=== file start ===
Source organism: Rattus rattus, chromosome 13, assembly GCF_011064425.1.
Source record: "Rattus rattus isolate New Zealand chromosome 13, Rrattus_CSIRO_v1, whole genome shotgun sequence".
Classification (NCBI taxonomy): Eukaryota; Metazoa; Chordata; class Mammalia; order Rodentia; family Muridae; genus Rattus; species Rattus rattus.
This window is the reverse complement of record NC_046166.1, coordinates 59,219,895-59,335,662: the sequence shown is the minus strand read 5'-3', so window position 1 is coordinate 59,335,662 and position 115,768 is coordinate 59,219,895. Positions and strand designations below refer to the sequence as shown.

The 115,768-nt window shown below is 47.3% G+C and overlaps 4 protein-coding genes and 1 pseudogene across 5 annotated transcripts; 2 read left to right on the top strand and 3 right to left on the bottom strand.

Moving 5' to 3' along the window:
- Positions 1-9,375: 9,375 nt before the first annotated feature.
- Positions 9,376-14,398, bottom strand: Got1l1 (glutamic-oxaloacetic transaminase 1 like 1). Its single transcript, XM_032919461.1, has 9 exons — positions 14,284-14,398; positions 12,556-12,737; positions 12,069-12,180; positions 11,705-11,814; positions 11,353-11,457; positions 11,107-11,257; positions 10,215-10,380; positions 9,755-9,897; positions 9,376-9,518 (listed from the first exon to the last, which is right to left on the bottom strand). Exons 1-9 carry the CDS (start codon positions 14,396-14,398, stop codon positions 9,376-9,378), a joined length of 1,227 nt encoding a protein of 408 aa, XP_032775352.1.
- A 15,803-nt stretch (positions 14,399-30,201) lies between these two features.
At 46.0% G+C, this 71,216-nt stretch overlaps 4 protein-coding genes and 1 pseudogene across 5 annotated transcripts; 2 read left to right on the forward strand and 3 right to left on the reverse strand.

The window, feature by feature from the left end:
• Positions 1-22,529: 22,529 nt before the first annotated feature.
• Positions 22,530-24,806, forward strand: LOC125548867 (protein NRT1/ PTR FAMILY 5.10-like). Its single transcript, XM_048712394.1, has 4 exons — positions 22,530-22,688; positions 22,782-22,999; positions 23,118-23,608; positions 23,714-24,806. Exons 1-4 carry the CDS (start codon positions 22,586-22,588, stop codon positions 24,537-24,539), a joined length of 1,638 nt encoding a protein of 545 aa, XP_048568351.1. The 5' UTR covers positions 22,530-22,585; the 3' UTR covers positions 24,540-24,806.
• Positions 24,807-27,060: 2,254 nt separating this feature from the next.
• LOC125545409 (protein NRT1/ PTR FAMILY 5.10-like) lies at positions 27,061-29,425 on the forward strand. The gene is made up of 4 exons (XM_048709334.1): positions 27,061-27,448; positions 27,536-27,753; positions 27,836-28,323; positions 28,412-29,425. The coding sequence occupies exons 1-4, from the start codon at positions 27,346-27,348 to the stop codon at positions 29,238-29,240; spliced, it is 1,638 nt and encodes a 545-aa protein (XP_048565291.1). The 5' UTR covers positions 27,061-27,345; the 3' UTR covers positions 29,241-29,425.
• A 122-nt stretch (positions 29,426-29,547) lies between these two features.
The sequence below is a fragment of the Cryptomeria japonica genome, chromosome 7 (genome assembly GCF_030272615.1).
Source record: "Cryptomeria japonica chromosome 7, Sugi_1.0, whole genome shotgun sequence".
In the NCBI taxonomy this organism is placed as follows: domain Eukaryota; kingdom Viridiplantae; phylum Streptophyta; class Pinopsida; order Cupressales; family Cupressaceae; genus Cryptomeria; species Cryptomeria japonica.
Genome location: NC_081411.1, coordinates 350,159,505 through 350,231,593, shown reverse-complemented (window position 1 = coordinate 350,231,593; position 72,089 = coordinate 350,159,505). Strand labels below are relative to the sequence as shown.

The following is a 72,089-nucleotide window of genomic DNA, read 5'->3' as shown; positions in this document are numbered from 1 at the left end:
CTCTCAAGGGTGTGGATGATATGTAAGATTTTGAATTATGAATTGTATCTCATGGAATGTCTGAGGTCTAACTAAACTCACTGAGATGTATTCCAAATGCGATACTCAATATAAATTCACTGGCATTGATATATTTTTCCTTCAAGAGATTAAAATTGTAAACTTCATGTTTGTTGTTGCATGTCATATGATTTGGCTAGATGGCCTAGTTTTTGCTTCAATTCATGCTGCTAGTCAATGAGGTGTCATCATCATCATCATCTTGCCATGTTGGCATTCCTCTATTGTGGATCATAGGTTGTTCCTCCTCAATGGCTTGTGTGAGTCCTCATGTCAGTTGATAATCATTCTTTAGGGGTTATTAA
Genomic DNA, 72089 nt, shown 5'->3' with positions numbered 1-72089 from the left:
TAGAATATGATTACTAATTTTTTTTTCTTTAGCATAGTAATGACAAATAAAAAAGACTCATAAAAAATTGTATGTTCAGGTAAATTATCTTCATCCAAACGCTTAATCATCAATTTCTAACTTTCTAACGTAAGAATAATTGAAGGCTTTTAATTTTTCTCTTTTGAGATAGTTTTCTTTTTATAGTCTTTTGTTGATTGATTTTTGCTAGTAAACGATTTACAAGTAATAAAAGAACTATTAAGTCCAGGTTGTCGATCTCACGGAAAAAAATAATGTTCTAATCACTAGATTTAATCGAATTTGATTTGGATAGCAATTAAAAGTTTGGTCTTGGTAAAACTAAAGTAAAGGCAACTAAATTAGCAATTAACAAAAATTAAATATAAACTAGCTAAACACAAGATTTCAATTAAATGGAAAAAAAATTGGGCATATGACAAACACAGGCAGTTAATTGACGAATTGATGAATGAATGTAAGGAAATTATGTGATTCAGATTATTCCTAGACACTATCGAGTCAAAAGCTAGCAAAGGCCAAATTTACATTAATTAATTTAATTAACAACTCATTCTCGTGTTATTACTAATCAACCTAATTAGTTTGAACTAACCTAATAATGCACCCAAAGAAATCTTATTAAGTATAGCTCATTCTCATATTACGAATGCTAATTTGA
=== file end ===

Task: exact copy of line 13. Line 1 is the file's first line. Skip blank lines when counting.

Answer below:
• Positions 22,530-24,806, forward strand: LOC125548867 (protein NRT1/ PTR FAMILY 5.10-like). Its single transcript, XM_048712394.1, has 4 exons — positions 22,530-22,688; positions 22,782-22,999; positions 23,118-23,608; positions 23,714-24,806. Exons 1-4 carry the CDS (start codon positions 22,586-22,588, stop codon positions 24,537-24,539), a joined length of 1,638 nt encoding a protein of 545 aa, XP_048568351.1. The 5' UTR covers positions 22,530-22,585; the 3' UTR covers positions 24,540-24,806.